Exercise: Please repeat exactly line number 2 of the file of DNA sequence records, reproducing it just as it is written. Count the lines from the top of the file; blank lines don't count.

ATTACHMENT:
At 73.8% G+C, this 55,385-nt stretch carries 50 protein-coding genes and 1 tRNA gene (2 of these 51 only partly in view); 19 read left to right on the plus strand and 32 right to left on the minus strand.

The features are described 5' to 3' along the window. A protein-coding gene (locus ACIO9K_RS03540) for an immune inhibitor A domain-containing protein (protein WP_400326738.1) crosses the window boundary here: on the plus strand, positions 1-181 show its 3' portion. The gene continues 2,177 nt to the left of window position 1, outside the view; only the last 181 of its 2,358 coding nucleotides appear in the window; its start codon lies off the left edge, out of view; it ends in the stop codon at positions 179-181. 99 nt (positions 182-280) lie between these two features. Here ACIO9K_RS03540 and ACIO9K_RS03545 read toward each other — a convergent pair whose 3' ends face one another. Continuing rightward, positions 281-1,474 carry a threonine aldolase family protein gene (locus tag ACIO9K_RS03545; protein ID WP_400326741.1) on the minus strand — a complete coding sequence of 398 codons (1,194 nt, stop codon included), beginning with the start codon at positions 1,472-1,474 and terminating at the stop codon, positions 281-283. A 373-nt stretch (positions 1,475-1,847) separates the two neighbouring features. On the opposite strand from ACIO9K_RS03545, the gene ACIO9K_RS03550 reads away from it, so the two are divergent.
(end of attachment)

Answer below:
The features are described 5' to 3' along the window. A protein-coding gene (locus ACIO9K_RS03540) for an immune inhibitor A domain-containing protein (protein WP_400326738.1) crosses the window boundary here: on the plus strand, positions 1-181 show its 3' portion. The gene continues 2,177 nt to the left of window position 1, outside the view; only the last 181 of its 2,358 coding nucleotides appear in the window; its start codon lies off the left edge, out of view; it ends in the stop codon at positions 179-181. 99 nt (positions 182-280) lie between these two features. Here ACIO9K_RS03540 and ACIO9K_RS03545 read toward each other — a convergent pair whose 3' ends face one another. Continuing rightward, positions 281-1,474 carry a threonine aldolase family protein gene (locus tag ACIO9K_RS03545; protein ID WP_400326741.1) on the minus strand — a complete coding sequence of 398 codons (1,194 nt, stop codon included), beginning with the start codon at positions 1,472-1,474 and terminating at the stop codon, positions 281-283. A 373-nt stretch (positions 1,475-1,847) separates the two neighbouring features. On the opposite strand from ACIO9K_RS03545, the gene ACIO9K_RS03550 reads away from it, so the two are divergent.